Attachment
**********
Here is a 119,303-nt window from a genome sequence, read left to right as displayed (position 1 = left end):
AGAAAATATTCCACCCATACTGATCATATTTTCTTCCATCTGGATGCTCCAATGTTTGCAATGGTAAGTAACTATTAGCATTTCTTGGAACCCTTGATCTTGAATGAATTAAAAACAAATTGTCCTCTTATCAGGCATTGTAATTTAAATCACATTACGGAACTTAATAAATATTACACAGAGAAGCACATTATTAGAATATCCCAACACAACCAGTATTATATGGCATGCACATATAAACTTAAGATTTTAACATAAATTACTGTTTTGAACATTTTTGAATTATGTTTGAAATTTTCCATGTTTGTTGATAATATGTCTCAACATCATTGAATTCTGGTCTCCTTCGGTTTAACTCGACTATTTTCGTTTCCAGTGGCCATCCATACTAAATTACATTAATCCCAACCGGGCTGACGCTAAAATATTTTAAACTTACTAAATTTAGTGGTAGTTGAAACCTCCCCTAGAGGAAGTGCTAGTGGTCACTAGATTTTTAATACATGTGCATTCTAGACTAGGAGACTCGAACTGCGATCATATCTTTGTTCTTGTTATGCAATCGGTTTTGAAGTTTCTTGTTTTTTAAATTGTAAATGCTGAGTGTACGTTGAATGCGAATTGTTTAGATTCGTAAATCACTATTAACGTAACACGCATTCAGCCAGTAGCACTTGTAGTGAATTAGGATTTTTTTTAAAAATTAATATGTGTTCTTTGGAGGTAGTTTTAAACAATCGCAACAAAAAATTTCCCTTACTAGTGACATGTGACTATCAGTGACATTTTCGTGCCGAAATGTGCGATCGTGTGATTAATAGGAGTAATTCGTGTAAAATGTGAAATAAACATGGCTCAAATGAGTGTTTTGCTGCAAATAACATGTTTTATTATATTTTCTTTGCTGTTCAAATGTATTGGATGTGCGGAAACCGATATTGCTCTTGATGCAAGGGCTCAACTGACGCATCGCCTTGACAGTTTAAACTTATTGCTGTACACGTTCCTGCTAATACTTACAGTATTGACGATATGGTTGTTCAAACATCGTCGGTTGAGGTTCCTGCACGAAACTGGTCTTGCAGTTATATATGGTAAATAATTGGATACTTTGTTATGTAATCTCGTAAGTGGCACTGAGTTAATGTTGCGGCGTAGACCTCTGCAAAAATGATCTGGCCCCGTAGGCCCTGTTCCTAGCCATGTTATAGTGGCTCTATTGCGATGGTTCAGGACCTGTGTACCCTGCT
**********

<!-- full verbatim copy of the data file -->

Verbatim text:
Here is a 119,303-nt window from a genome sequence, read left to right as displayed (position 1 = left end):
AGAAAATATTCCACCCATACTGATCATATTTTCTTCCATCTGGATGCTCCAATGTTTGCAATGGTAAGTAACTATTAGCATTTCTTGGAACCCTTGATCTTGAATGAATTAAAAACAAATTGTCCTCTTATCAGGCATTGTAATTTAAATCACATTACGGAACTTAATAAATATTACACAGAGAAGCACATTATTAGAATATCCCAACACAACCAGTATTATATGGCATGCACATATAAACTTAAGATTTTAACATAAATTACTGTTTTGAACATTTTTGAATTATGTTTGAAATTTTCCATGTTTGTTGATAATATGTCTCAACATCATTGAATTCTGGTCTCCTTCGGTTTAACTCGACTATTTTCGTTTCCAGTGGCCATCCATACTAAATTACATTAATCCCAACCGGGCTGACGCTAAAATATTTTAAACTTACTAAATTTAGTGGTAGTTGAAACCTCCCCTAGAGGAAGTGCTAGTGGTCACTAGATTTTTAATACATGTGCATTCTAGACTAGGAGACTCGAACTGCGATCATATCTTTGTTCTTGTTATGCAATCGGTTTTGAAGTTTCTTGTTTTTTAAATTGTAAATGCTGAGTGTACGTTGAATGCGAATTGTTTAGATTCGTAAATCACTATTAACGTAACACGCATTCAGCCAGTAGCACTTGTAGTGAATTAGGATTTTTTTTAAAAATTAATATGTGTTCTTTGGAGGTAGTTTTAAACAATCGCAACAAAAAATTTCCCTTACTAGTGACATGTGACTATCAGTGACATTTTCGTGCCGAAATGTGCGATCGTGTGATTAATAGGAGTAATTCGTGTAAAATGTGAAATAAACATGGCTCAAATGAGTGTTTTGCTGCAAATAACATGTTTTATTATATTTTCTTTGCTGTTCAAATGTATTGGATGTGCGGAAACCGATATTGCTCTTGATGCAAGGGCTCAACTGACGCATCGCCTTGACAGTTTAAACTTATTGCTGTACACGTTCCTGCTAATACTTACAGTATTGACGATATGGTTGTTCAAACATCGTCGGTTGAGGTTCCTGCACGAAACTGGTCTTGCAGTTATATATGGTAAATAATTGGATACTTTGTTATGTAATCTCGTAAGTGGCACTGAGTTAATGTTGCGGCGTAGACCTCTGCAAAAATGATCTGGCCCCGTAGGCCCTGTTCCTAGCCATGTTATAGTGGCTCTATTGCGATGGTTCAGGACCTGTGTACCCTGCT